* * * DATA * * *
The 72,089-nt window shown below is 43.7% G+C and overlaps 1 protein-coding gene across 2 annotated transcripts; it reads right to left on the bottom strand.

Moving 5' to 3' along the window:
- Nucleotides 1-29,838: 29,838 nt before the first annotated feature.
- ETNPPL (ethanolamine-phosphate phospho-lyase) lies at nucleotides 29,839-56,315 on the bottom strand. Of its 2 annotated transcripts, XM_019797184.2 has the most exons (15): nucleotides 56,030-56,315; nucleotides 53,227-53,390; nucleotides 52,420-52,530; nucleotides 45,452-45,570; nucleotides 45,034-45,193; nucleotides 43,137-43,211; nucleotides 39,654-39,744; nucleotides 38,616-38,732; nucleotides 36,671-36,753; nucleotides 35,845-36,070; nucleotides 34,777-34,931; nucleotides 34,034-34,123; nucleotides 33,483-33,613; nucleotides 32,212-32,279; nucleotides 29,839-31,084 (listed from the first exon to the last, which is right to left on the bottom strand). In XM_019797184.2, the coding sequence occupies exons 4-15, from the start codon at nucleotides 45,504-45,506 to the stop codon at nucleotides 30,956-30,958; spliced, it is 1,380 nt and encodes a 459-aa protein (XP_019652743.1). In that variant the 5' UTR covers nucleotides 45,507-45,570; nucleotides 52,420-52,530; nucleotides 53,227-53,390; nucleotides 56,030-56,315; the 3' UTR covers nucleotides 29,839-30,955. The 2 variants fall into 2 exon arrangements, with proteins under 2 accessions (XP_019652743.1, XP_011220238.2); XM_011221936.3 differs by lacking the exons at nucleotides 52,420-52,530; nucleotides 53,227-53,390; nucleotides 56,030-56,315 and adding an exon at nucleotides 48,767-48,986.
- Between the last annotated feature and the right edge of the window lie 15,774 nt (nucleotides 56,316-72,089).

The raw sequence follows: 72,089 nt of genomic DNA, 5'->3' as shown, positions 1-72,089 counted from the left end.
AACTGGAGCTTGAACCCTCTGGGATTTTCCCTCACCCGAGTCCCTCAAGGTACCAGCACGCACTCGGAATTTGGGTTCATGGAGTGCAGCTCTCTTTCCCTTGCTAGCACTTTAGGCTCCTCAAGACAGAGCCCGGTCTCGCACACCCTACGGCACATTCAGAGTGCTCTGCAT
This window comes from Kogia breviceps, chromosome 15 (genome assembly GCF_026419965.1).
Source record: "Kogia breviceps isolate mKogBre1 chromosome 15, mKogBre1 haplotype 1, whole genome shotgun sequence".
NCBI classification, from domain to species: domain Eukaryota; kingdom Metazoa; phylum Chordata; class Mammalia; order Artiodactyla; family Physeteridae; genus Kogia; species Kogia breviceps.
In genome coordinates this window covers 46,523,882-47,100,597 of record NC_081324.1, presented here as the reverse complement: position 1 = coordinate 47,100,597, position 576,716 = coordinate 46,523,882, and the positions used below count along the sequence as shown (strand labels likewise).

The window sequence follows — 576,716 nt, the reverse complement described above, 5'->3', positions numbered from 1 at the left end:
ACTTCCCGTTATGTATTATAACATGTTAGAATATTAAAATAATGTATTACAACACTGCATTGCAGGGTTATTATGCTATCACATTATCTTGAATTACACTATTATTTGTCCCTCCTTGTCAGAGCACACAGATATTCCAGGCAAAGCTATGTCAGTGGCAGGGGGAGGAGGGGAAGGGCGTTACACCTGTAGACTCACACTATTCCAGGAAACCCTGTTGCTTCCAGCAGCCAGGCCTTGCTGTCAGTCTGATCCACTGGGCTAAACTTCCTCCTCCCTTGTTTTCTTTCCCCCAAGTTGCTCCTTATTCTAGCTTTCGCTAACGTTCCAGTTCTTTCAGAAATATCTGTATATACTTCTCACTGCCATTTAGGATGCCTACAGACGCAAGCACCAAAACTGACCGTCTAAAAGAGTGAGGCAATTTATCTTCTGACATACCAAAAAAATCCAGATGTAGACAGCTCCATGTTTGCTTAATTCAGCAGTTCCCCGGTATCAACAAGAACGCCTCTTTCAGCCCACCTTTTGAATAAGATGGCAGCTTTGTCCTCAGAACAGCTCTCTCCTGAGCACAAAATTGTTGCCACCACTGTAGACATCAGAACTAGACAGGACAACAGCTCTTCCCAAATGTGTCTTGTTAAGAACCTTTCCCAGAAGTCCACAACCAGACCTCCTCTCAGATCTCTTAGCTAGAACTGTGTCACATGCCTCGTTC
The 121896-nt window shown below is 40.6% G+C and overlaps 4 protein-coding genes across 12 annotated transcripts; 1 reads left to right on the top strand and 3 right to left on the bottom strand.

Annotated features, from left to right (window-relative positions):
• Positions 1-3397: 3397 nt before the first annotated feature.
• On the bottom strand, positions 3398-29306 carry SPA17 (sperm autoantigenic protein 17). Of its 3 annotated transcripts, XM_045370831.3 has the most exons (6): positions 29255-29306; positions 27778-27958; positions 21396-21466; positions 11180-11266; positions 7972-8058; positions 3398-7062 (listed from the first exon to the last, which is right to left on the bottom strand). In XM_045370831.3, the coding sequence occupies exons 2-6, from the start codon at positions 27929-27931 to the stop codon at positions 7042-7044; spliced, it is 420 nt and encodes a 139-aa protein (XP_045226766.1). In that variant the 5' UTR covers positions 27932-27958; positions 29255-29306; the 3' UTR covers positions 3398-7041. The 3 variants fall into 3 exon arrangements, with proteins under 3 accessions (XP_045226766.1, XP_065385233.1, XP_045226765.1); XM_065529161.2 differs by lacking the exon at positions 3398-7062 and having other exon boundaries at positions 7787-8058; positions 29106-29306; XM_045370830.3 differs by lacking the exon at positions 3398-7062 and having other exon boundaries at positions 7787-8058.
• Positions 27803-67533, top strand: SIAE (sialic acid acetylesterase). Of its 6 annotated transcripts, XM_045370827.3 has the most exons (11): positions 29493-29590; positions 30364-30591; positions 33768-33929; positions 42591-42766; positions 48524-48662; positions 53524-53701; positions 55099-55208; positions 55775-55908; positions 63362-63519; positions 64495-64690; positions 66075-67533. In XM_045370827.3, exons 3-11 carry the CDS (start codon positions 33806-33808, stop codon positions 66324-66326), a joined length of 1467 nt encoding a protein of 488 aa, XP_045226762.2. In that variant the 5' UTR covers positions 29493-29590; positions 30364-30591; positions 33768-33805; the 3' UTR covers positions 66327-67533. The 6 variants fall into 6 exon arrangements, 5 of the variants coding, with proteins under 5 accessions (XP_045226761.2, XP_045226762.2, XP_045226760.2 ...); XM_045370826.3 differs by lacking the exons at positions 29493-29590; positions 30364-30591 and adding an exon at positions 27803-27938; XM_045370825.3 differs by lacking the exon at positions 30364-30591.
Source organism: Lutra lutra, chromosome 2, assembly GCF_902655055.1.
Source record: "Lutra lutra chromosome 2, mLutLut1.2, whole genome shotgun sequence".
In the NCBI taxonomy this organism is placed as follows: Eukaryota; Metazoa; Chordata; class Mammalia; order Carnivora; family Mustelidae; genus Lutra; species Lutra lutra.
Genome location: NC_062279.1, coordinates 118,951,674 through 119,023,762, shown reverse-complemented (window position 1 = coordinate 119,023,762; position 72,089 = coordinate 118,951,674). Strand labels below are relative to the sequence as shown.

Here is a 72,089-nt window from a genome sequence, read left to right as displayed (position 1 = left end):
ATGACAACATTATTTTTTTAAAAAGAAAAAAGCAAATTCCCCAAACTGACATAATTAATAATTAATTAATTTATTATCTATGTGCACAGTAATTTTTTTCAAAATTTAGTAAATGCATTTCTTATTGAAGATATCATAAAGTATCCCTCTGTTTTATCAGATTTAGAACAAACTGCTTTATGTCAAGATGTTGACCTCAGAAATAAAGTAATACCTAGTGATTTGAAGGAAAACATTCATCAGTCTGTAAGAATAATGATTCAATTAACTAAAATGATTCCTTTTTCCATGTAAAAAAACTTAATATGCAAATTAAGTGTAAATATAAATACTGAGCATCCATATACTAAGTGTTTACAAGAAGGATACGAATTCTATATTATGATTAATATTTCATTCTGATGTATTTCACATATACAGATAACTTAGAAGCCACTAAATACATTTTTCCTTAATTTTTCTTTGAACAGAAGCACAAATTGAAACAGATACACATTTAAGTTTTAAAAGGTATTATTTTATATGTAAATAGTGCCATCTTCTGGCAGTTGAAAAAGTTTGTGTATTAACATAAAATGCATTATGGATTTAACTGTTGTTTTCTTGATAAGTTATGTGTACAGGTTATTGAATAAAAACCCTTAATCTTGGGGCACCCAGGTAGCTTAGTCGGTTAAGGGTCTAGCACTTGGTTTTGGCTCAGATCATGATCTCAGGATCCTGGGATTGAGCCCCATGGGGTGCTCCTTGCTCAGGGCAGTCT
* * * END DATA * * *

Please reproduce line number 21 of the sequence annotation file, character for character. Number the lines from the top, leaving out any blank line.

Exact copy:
In the NCBI taxonomy this organism is placed as follows: Eukaryota; Metazoa; Chordata; class Mammalia; order Carnivora; family Mustelidae; genus Lutra; species Lutra lutra.